2) Not doing research about colleges
Students who choose colleges only by name, location or because their best friend is going there, and don't look into what the colleges are all about, might find themselves let down after they start college. So how do you get quality information? First, there are excellent college guidebooks such as The Fiske Guide to Colleges, The Insider's Guide to the Colleges and Colleges That Change Lives that provide information from student perspectives. You can also talk to people you trust - parents, your counselor, teachers, and students from your high school who are now at different colleges - about what colleges they recommend and why. Attending various college fairs at which admissions representatives talk about their colleges is another good source.
And, of course, there are online resources such as the Internet college searches including CampusDiscovery, CollegeMapper, Collegedata and the College Board's Big Future College Search to help come up with a list. Be sure to check out what the respective GPA, test score and admittance stats are. Take a look at www.unigo.com and www.the collegeprowler.com, as well as college's respective websites. Finally, there is no better way of "getting" a college than actually visiting it first hand.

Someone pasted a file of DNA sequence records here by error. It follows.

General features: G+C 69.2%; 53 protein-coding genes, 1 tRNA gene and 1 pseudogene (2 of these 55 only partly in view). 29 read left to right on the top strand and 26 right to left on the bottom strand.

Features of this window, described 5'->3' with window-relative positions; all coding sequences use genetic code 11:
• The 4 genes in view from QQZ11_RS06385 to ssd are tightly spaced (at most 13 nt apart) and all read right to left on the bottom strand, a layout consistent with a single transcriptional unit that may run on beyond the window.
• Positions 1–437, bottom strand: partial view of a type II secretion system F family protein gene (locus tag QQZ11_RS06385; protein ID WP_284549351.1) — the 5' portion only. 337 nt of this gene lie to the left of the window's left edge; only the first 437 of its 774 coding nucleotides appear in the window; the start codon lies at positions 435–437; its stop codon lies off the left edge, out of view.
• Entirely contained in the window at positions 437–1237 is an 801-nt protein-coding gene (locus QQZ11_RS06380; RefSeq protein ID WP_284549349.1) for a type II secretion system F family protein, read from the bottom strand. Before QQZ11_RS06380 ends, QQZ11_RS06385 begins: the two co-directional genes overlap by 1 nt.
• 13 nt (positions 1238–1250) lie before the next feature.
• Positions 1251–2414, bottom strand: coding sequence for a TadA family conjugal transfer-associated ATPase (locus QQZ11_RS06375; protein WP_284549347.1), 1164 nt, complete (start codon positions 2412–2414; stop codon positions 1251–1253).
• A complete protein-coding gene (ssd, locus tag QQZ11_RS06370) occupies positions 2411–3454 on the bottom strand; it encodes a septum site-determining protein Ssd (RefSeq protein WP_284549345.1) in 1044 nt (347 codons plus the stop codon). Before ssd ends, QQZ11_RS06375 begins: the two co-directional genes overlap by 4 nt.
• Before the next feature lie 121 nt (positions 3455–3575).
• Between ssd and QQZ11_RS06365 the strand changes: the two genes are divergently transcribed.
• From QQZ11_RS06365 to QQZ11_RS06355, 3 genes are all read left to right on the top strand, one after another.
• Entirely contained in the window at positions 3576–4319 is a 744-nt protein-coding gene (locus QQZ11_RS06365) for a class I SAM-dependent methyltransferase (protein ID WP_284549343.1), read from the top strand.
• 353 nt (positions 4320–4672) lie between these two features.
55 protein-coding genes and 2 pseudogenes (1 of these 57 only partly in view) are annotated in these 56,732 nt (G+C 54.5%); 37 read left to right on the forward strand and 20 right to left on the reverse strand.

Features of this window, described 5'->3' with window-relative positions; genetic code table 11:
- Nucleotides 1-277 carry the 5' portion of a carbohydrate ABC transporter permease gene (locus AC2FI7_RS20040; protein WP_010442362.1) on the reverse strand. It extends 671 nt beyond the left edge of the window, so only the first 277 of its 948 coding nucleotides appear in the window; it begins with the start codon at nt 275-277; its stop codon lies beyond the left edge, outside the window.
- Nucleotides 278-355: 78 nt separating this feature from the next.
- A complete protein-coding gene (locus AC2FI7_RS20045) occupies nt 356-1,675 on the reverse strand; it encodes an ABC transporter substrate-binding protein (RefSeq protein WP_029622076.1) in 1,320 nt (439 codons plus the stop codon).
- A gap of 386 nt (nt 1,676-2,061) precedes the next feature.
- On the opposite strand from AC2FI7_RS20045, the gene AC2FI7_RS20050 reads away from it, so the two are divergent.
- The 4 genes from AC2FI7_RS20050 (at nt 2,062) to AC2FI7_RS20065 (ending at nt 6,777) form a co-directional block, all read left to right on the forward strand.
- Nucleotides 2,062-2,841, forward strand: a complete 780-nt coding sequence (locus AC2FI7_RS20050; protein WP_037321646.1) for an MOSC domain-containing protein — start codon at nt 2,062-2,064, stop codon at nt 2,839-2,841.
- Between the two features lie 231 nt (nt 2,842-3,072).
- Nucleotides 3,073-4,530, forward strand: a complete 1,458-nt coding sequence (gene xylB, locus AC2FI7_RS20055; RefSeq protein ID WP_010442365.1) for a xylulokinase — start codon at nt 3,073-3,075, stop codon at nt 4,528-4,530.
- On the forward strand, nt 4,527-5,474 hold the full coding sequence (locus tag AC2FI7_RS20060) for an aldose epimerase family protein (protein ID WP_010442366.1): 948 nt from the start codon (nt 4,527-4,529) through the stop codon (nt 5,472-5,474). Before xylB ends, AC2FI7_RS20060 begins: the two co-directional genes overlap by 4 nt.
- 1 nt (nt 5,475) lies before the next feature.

You might find this earlier HP blog I wrote helpful: "NOW Is the Time for Rising High School Seniors to Find and Choose Colleges They're Going to Love"
3) Being too scared to take a chance
Sometimes students underestimate their chances for college acceptance, particularly if they have a learning disability or face different challenges. Know that colleges are very sympathetic to students who have learning or other issues and because of them are often forgiving of less-than-stellar grades and test scores. Also, students who are gifted athletes and/or have special talents sometimes don't realize how interested colleges might be in them.
Be smart in putting together your college list by applying to an equal number of Reach, Good Chance and Pretty Sure Thing schools. School Naviance programs usually offer information about acceptance rates for students with different GPAs and test scores. A good college list includes a range of college choices, but everyone should end-up in a school that he or she really wants to attend.